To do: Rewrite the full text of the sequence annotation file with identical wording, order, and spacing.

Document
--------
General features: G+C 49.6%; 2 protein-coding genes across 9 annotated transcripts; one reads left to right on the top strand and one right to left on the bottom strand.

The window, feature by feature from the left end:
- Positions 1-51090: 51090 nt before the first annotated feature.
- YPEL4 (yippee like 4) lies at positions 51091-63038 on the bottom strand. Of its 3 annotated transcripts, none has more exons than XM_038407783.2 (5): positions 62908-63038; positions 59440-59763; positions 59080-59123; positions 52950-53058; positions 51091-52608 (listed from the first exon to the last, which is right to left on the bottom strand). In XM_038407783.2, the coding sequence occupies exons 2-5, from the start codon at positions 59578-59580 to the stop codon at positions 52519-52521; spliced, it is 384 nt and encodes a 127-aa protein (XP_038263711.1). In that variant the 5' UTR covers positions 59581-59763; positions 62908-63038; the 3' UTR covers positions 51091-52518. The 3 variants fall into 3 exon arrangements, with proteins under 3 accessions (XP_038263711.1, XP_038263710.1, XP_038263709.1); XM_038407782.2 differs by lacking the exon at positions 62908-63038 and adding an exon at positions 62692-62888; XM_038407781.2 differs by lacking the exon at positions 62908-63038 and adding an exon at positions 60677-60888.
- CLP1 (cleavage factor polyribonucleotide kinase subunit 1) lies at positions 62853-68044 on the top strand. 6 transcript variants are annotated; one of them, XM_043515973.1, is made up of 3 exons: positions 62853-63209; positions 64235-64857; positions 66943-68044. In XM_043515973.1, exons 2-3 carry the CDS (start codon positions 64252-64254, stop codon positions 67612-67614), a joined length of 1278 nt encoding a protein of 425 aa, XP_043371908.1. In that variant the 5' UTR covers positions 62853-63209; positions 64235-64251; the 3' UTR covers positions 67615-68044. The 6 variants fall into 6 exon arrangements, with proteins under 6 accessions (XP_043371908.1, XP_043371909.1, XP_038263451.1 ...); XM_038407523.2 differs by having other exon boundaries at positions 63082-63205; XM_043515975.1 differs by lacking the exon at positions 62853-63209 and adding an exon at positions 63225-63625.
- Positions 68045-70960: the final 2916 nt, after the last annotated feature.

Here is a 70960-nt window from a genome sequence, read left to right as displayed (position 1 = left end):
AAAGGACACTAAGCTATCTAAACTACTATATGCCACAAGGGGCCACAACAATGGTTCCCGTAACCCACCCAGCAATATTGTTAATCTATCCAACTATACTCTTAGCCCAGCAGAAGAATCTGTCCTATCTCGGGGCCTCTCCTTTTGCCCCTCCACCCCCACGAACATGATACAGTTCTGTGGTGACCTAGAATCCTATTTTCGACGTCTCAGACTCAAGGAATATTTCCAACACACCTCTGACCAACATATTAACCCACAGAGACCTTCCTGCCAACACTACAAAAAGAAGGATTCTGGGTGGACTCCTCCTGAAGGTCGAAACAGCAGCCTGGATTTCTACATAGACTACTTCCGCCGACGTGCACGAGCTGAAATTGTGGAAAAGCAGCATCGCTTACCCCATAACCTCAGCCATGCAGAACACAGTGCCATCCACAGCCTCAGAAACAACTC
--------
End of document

General features: G+C 49.6%; 2 protein-coding genes across 9 annotated transcripts; one reads left to right on the top strand and one right to left on the bottom strand.

The window, feature by feature from the left end:
- Positions 1-51090: 51090 nt before the first annotated feature.
- YPEL4 (yippee like 4) lies at positions 51091-63038 on the bottom strand. Of its 3 annotated transcripts, none has more exons than XM_038407783.2 (5): positions 62908-63038; positions 59440-59763; positions 59080-59123; positions 52950-53058; positions 51091-52608 (listed from the first exon to the last, which is right to left on the bottom strand). In XM_038407783.2, the coding sequence occupies exons 2-5, from the start codon at positions 59578-59580 to the stop codon at positions 52519-52521; spliced, it is 384 nt and encodes a 127-aa protein (XP_038263711.1). In that variant the 5' UTR covers positions 59581-59763; positions 62908-63038; the 3' UTR covers positions 51091-52518. The 3 variants fall into 3 exon arrangements, with proteins under 3 accessions (XP_038263711.1, XP_038263710.1, XP_038263709.1); XM_038407782.2 differs by lacking the exon at positions 62908-63038 and adding an exon at positions 62692-62888; XM_038407781.2 differs by lacking the exon at positions 62908-63038 and adding an exon at positions 60677-60888.
- CLP1 (cleavage factor polyribonucleotide kinase subunit 1) lies at positions 62853-68044 on the top strand. 6 transcript variants are annotated; one of them, XM_043515973.1, is made up of 3 exons: positions 62853-63209; positions 64235-64857; positions 66943-68044. In XM_043515973.1, exons 2-3 carry the CDS (start codon positions 64252-64254, stop codon positions 67612-67614), a joined length of 1278 nt encoding a protein of 425 aa, XP_043371908.1. In that variant the 5' UTR covers positions 62853-63209; positions 64235-64251; the 3' UTR covers positions 67615-68044. The 6 variants fall into 6 exon arrangements, with proteins under 6 accessions (XP_043371908.1, XP_043371909.1, XP_038263451.1 ...); XM_038407523.2 differs by having other exon boundaries at positions 63082-63205; XM_043515975.1 differs by lacking the exon at positions 62853-63209 and adding an exon at positions 63225-63625.
- Positions 68045-70960: the final 2916 nt, after the last annotated feature.

Here is a 70960-nt window from a genome sequence, read left to right as displayed (position 1 = left end):
AAAGGACACTAAGCTATCTAAACTACTATATGCCACAAGGGGCCACAACAATGGTTCCCGTAACCCACCCAGCAATATTGTTAATCTATCCAACTATACTCTTAGCCCAGCAGAAGAATCTGTCCTATCTCGGGGCCTCTCCTTTTGCCCCTCCACCCCCACGAACATGATACAGTTCTGTGGTGACCTAGAATCCTATTTTCGACGTCTCAGACTCAAGGAATATTTCCAACACACCTCTGACCAACATATTAACCCACAGAGACCTTCCTGCCAACACTACAAAAAGAAGGATTCTGGGTGGACTCCTCCTGAAGGTCGAAACAGCAGCCTGGATTTCTACATAGACTACTTCCGCCGACGTGCACGAGCTGAAATTGTGGAAAAGCAGCATCGCTTACCCCATAACCTCAGCCATGCAGAACACAGTGCCATCCACAGCCTCAGAAACAACTC